Open

Coming up

Don't miss

Replay


LATEST SHOWS

DEBATE

Europe's Plan for Putin - Will Russian Leader Bend After New Sanctions?

Read more

FOCUS

Pakistan's Ahmadis living in fear of extremist attacks

Read more

WEB NEWS

Web users show solidarity with Iraqi Christians

Read more

THE INTERVIEW

Gilles Kepel, Islamic and Arab world specialist

Read more

BUSINESS DAILY

Argentina braced for another debt default

Read more

DEBATE

Too Late for Sanctions? Pressure Mounts on Russia over Ukraine (part 2)

Read more

DEBATE

Too Late for Sanctions? Pressure Mounts on Russia over Ukraine

Read more

MEDIAWATCH

'What would you do?'

Read more

AFRICA NEWS

Ebola virus: Liberia shuts most border points

Read more

  • In pictures: ن - a sign of support for Iraq’s persecuted Christians

    Read more

  • EU broadens sanctions on Russia over Ukraine crisis

    Read more

  • Calls mount to ban France’s ‘violent’ Jewish Defence League

    Read more

  • Venezuela: Hugo Chavez’s ‘little bird’ strikes again

    Read more

  • France extradites suspected Jewish Museum shooter to Belgium

    Read more

  • Video: How tourism is helping Rwanda’s gorillas, ex-poachers

    Read more

  • Rare Sri Lankan leopard cubs born in French zoo

    Read more

  • France evacuates its nationals from Libya

    Read more

  • Israeli strikes target symbols of Hamas power

    Read more

  • US says Russia violated arms treaty by testing cruise missile

    Read more

  • Argentina in last-ditch effort to avert default

    Read more

  • Karzai’s cousin killed in Afghan suicide attack

    Read more

  • Libya oil tanker fire blazes out of control

    Read more

  • In pictures: From Gaza to Mosul, bittersweet end of Ramadan for Muslims

    Read more

  • Moroccan police arrest French al Qaeda recruiter

    Read more

  • French mayor files complaint against US father who risked kids’ lives on Mont Blanc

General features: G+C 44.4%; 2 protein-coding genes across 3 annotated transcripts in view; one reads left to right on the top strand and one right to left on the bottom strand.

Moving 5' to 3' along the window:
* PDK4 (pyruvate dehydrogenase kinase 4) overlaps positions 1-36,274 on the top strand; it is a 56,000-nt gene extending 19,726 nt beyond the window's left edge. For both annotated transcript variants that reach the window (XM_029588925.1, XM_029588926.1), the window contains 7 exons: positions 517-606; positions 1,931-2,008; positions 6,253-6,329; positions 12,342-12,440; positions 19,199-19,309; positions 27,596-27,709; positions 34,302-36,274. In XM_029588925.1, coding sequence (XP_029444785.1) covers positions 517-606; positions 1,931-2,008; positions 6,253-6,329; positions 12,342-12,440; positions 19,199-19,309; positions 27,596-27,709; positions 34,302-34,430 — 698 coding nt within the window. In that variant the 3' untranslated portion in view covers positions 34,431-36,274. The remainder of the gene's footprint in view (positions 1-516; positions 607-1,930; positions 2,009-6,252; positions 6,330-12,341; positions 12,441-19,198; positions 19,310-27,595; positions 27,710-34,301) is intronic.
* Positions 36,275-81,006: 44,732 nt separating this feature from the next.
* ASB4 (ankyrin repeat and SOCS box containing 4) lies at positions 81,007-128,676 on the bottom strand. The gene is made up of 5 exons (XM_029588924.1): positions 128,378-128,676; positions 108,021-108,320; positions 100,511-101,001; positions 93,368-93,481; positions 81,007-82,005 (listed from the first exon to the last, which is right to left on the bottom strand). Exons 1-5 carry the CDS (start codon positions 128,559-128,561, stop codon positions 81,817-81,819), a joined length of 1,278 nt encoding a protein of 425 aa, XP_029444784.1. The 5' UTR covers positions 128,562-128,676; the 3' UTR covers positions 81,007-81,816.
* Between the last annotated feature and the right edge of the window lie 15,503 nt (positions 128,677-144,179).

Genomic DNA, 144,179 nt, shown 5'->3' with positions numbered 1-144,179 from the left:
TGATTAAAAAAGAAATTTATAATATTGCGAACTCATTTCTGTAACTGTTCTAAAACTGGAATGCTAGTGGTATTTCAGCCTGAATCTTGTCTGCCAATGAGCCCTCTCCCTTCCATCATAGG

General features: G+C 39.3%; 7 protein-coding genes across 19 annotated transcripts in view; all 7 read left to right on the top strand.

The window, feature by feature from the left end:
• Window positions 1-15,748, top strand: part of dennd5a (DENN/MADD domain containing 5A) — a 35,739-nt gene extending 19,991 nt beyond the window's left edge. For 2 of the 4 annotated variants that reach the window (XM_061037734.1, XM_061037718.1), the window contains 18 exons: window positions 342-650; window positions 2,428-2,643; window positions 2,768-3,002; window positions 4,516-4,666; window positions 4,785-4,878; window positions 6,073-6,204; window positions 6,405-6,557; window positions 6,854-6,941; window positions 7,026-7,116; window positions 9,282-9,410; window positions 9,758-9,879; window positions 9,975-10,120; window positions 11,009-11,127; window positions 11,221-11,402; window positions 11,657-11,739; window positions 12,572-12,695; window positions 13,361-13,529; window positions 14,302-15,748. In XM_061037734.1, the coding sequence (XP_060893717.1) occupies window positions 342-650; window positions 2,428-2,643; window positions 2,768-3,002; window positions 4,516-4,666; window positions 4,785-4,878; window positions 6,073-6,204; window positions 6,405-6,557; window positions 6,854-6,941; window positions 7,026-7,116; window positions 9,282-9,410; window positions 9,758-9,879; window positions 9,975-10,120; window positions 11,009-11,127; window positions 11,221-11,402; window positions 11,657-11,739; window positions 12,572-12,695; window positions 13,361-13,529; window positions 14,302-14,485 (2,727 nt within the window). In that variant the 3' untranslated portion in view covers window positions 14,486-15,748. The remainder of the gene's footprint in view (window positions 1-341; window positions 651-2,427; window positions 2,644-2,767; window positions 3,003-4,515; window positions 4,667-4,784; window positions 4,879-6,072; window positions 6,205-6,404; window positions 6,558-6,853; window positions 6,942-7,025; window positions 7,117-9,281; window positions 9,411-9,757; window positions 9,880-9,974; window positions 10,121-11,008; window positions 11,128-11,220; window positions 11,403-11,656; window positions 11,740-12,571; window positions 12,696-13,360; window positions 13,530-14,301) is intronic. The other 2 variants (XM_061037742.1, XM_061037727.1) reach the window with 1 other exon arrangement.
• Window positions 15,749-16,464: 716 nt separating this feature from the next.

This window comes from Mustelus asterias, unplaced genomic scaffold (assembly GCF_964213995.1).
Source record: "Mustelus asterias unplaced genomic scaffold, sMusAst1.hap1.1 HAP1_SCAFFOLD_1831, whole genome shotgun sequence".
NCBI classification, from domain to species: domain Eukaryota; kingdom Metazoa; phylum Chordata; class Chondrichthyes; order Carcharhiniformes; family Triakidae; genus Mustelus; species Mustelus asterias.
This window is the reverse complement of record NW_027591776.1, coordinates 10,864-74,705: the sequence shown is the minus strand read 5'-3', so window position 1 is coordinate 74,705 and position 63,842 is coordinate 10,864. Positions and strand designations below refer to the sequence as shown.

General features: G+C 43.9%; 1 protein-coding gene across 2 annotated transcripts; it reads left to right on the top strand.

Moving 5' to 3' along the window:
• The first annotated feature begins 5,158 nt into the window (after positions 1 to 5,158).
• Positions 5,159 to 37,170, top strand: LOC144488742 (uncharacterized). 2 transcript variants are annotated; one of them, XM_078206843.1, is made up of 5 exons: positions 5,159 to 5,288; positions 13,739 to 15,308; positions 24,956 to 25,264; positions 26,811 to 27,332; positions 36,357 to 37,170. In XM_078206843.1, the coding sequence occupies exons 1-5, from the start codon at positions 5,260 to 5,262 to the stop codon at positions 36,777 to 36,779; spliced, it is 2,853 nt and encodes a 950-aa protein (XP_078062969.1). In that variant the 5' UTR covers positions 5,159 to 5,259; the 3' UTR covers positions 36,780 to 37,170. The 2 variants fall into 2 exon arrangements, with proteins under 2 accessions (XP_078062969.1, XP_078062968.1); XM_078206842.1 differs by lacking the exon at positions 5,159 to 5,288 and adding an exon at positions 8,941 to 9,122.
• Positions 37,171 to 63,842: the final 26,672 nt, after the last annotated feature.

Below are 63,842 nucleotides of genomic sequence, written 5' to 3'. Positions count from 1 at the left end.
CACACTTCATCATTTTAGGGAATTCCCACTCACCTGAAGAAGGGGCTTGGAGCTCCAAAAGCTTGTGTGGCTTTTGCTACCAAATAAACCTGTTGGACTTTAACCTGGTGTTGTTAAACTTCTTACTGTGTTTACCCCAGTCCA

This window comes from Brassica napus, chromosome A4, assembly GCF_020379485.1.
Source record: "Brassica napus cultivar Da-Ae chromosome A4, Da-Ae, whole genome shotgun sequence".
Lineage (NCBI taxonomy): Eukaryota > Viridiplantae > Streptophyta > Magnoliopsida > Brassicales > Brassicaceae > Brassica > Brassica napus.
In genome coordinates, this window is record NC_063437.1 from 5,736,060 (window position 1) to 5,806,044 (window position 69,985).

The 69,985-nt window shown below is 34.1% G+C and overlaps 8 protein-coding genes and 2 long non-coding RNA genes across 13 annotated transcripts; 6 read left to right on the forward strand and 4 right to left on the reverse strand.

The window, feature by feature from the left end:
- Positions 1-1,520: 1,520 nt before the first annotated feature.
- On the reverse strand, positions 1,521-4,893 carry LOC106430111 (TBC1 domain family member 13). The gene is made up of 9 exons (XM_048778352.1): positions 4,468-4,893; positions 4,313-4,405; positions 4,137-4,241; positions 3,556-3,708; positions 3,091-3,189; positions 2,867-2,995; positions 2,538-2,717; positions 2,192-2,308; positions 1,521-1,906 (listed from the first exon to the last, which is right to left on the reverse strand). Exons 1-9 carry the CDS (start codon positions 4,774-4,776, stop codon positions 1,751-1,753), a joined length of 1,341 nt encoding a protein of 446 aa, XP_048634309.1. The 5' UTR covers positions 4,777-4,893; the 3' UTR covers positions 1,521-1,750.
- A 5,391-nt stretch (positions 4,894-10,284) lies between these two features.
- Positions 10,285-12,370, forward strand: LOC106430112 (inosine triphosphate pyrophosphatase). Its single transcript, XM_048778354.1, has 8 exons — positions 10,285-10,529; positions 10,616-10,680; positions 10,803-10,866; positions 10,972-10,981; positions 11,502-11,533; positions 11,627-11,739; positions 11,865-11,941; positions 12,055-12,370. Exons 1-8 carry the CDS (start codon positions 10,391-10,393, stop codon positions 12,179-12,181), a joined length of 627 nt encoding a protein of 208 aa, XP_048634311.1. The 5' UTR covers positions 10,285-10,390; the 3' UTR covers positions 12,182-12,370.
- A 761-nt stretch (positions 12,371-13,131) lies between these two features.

Read more

Asia-pacific

Cyber attacks target computers in S. Korea, US

Video by Luke SHRAGO

Text by NEWS WIRES

Latest update : 2009-07-10

Cyber attacks slowing US and South Korean websites could enter a new phase on Friday by attacking personal computers and wiping hard disks.

REUTERS - Cyber attacks slowing U.S. and
South Korean websites could enter a new phase on Friday by
attacking personal computers and wiping hard disks, a South
Korean government agency and Web security firm said.
 
North Korea was originally a prime suspect for launching
the cyber attacks, but the isolated state was not named on a
list of five countries where the attacks may have originated,
the Korea Communications Commission (KCC) said.
 
The attacks targeting dozens of government and business
sites in South Korea and the United States did not caused major
damage or security breaches, experts said, but the KCC warned a
new phase at 1500 GMT on Friday that could cause severe damage.
 
Leading South Korean Web security firm Ahnlab said data
stored on tens of thousands of affected computers could be
damaged.
 
"The affected computers will not be able to boot and their
storage files will be disabled," said Lee Byung-cheol of
Ahnlab.
 
Five countries named
 
The commission said host Web sites believed behind the
original attacks were based in Germany, Austria, the United
States, Georgia and South Korea.
 
South Koreans lawmakers briefed by the National
Intelligence Service said although North Korea was not one of
the list, Pyongyang was still seen as a likely suspects.
 
Internet access is denied to almost everyone in
impoverished North Korea, but intelligence sources say leader
Kim Jong-il launched a cyber warfare unit several years ago.
 
Some analysts questioned the North's involvement, saying it
may be the work of industrial spies or pranksters.
 
The attacks saturated target websites with access requests
generated by malicious software planted on personal computers.
This overwhelmed some targeted sites and slowed server response
to legitimate traffic.
 
The so-called "distributed denial of service" hacking
attack spreads viruses on PCs, turning them into zombies to
simultaneously connect to specific sites, unbeknownst to
owners, experts said.
 
U.S. officials would not speculate on who might be behind
the attacks but noted that U.S. government websites face
attacks or scams "millions of times" a day.

Date created : 2009-07-10

COMMENT(S)